Salary History Law Trend Continuing as 2018 Draws to a Close

Author: David B. Weisenfeld, XpertHR Legal Editor

December 7, 2018

Suffolk County, New York has become the latest locality to enact a law banning employers from asking job applicants about their salary history or relying on their salary history at any stage in the hiring process. The salary history inquiry ban takes effect June 30, 2019, and also extends to benefits.

The new measure is an amendment to Suffolk County's Human Rights Law, which covers employers with four or more employees. In addition, the law applies to employment agencies.

The county legislature found that women in Suffolk County earn 78.1% of what their male counterparts earn, compared to the statewide percentage of nearly 87%. It also found significant disparities across racial and ethnic groups, with African-American or black women earning 64.4% of what white male applicants earn, and Latino or Hispanic women earning 55.3%, and that the wage gap "pervades all industries."

While New York state has yet to enact a salary history inquiry ban, Suffolk County joins an increasing number of highly-populated jurisdictions in the Empire State that have enacted salary history, including:

The trend goes well beyond New York's borders. Effective January 1, 2019, Connecticut, Hawaii and Oregon will have new salary history laws restricting employers.

Under the Connecticut measure, an employer may not inquire or direct a third party to inquire about a prospective employee's wage and salary history. In addition, the law subjects employers to potential lawsuits. Thus, any employer that violates it may be subject to compensatory damages, attorney fees and costs.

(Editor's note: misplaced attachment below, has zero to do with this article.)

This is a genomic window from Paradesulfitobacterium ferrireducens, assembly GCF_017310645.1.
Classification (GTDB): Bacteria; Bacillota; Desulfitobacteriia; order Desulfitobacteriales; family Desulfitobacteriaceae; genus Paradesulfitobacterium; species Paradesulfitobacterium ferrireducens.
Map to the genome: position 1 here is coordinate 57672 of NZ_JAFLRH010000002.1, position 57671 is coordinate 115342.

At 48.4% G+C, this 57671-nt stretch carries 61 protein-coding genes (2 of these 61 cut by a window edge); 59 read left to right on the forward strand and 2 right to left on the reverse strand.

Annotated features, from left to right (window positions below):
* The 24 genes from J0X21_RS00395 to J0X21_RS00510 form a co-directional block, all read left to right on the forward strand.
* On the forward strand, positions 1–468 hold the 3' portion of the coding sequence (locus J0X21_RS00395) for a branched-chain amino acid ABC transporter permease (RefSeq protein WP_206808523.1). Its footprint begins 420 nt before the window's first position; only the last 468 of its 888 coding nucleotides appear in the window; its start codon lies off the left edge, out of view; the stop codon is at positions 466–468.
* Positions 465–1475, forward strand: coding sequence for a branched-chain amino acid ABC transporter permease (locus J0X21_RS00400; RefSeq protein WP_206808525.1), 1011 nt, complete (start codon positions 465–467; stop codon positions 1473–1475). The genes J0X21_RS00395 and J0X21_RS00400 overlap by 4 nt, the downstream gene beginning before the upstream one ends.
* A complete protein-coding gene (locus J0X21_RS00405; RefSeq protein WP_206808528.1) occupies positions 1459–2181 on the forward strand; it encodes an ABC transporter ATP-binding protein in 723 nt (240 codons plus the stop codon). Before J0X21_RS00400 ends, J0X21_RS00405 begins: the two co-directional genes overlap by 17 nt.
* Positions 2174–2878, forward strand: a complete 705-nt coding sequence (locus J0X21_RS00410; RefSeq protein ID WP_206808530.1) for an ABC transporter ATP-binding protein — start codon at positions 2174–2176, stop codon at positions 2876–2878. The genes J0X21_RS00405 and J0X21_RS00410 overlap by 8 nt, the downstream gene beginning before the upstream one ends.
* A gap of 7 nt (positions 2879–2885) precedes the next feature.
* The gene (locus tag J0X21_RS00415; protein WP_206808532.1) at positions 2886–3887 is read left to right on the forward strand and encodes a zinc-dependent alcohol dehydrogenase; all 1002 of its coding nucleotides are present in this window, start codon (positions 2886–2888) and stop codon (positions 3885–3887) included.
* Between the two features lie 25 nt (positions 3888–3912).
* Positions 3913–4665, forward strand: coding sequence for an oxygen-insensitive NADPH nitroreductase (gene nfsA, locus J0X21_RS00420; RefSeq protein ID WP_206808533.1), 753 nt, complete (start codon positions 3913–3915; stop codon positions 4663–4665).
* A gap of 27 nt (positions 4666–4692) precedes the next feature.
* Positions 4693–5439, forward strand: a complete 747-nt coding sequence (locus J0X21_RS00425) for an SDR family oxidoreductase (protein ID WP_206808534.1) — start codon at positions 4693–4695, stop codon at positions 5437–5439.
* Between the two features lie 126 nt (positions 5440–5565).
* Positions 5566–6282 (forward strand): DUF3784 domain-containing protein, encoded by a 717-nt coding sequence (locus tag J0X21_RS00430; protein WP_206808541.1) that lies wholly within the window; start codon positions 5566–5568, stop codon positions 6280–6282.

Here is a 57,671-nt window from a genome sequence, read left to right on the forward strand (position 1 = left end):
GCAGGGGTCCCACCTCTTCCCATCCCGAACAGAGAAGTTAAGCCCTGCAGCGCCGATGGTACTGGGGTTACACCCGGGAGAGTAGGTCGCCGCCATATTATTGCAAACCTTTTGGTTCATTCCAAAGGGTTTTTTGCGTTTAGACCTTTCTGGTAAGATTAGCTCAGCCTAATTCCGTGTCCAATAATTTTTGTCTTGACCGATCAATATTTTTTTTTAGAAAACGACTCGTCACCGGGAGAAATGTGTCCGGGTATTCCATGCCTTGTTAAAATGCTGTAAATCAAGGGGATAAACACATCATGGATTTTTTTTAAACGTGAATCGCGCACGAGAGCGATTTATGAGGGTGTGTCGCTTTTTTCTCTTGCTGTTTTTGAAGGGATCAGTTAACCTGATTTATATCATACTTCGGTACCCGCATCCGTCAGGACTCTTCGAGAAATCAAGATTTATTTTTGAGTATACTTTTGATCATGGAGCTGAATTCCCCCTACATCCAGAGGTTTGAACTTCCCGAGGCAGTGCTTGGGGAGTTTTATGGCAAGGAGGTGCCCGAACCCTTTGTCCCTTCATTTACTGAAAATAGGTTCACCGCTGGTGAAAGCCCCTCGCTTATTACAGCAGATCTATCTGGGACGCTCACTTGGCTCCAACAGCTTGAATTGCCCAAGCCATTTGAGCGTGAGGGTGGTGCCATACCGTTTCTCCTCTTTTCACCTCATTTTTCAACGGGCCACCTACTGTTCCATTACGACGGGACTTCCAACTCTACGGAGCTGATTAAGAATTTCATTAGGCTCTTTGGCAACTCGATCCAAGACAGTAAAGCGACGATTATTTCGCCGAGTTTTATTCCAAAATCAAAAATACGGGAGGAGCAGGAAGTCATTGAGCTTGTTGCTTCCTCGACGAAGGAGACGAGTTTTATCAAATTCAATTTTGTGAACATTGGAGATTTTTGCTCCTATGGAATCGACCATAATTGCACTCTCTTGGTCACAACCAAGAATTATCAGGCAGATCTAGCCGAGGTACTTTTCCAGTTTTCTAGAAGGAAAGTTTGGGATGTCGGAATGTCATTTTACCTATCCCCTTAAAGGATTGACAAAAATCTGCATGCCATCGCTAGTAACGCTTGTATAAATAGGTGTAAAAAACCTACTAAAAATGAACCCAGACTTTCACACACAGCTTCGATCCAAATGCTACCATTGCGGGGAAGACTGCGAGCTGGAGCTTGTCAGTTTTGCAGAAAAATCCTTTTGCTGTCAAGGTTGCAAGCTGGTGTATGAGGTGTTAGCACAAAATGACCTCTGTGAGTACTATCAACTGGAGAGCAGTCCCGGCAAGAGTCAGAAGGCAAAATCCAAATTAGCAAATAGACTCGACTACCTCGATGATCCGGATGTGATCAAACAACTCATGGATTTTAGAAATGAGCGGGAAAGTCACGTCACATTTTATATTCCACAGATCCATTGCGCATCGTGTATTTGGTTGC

In Hawaii, a similar law will ban employers from relying on an applicant's salary history during the hiring process in determining salary, benefits or other compensation, including while negotiating an employment contract. The law also will make it illegal to penalize employees for disclosing or discussing their wages with colleagues.

Meanwhile, Oregon employers also are facing new salary history inquiry prohibitions in 2019, though there are some safeguards. For instance, an employer may still consider a current employee's compensation during a transfer, move or hire of the employer to a new position with the same employer.

Oregon employers also have a bit of a "grace period," as individuals will not have the right to file a lawsuit against an employer that unlawfully seeks their salary history information until January 1, 2024.

Other states with salary history question bans in place include:

  • California;
  • Delaware;
  • Massachusetts; and
  • Vermont.